The culture of fear has crippled our technological industry, especially in space exploration, not greedy contractors.
     
  15. Sep 6, 2006 #14
    How so?

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  16. Sep 7, 2006 #15

    Mech_Engineer

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    It's my opinion that space exploration is by its very nature dangerous and expensive.

    That being said, I DO feel that we need to make sure Astronauts are as safe as possible, the fact is that not every single possibility can be prepared for or anticipated (NASA's doing an incredible job of it as it is). However, the destruction of Space Shuttle Columbia, along with other heavily publicized failures, have put NASA in a tough position.

    NASA fears that one single additional accident will cripple their funding for years to come as people "outcry" over their unsafe practices. As it is, we live in a society that is at best unimpressed by space exploration, and at worst against it because they feel the money would be better spent elsewhere. Because of this, innovation in space flight must take a large turn towards the conservative to assure goals (albeit not particularly lofty ones) are consistently met with few set-backs.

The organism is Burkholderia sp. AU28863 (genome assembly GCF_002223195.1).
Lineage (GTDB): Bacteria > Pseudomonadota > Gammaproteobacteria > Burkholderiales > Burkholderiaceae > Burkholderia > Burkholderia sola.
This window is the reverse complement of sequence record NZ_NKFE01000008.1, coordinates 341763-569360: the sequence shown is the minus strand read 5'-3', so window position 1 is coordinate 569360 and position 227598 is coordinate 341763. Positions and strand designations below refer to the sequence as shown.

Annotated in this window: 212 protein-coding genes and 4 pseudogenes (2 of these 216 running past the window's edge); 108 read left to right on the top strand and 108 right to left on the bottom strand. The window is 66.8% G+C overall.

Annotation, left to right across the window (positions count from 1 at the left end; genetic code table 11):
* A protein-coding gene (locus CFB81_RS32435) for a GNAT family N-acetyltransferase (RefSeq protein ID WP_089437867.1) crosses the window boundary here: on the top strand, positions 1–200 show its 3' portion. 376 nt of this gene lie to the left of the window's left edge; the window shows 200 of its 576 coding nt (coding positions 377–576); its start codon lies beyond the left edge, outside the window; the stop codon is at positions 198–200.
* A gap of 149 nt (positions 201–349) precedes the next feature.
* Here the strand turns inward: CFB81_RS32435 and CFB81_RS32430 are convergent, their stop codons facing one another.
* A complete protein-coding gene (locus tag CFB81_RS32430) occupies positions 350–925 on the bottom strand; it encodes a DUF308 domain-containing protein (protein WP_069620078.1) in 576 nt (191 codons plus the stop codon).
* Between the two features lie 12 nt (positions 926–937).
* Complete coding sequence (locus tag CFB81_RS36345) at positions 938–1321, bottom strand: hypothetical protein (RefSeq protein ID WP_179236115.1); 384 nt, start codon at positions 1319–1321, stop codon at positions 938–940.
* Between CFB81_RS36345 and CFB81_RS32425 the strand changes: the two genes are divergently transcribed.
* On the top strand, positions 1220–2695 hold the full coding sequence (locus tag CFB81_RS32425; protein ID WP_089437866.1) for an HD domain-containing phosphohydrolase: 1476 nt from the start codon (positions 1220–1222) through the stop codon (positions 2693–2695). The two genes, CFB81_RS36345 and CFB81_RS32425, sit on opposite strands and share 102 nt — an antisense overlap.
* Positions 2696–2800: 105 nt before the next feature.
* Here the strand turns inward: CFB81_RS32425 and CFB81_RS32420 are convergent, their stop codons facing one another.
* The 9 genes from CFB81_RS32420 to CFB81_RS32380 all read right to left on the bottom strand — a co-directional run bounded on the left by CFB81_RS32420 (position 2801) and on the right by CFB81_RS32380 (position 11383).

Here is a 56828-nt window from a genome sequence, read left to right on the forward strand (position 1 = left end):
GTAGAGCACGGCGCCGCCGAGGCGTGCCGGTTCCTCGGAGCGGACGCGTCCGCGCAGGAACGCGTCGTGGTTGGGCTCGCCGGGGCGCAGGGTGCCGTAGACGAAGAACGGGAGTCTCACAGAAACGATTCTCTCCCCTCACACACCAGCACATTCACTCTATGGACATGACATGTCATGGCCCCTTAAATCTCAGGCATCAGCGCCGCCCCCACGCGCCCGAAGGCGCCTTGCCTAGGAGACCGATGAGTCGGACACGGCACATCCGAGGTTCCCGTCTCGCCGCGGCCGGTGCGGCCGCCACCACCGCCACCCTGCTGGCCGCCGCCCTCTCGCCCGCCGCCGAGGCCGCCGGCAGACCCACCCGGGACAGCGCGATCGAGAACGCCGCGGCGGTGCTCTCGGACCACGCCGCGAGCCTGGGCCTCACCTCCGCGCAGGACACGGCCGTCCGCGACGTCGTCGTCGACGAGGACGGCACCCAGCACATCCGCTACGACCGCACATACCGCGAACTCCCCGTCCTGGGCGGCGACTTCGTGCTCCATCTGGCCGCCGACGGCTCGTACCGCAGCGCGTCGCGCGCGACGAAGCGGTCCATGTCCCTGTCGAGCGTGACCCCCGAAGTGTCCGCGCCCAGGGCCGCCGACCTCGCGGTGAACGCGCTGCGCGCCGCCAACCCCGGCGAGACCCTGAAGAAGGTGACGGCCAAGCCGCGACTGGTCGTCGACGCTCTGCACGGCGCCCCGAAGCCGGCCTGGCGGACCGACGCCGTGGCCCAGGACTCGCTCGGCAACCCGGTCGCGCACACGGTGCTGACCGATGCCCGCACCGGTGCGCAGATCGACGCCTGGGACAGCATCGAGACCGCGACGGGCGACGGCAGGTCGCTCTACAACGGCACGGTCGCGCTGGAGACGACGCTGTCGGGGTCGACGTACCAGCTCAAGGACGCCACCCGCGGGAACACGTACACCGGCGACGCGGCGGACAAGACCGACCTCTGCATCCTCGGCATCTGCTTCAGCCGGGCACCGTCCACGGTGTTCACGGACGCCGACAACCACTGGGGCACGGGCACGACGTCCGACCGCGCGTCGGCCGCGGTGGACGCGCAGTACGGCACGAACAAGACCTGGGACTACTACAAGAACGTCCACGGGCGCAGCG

People need to understand that ALL risks cannot be removed from any situation, only minimized. Along with that, they need to realize that there are higher risks being taken in our society (most motorsports, for example) that get zero publicity.

    Anyway, that's my two cents.
     
  17. Sep 7, 2006 #16

    Evo

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    My ex husband was in finance with GE Aerospace when Martin Marietta purchased the unit back in 1993. I am very well aware of the price gouging by these contractors on government contracts. I think that article was a fairly accurate depiction of the industry.

    I also remember a funny story he told me about a "clean room" where they were assembling a satellite and there was a bird flying around inside the room pooping on it.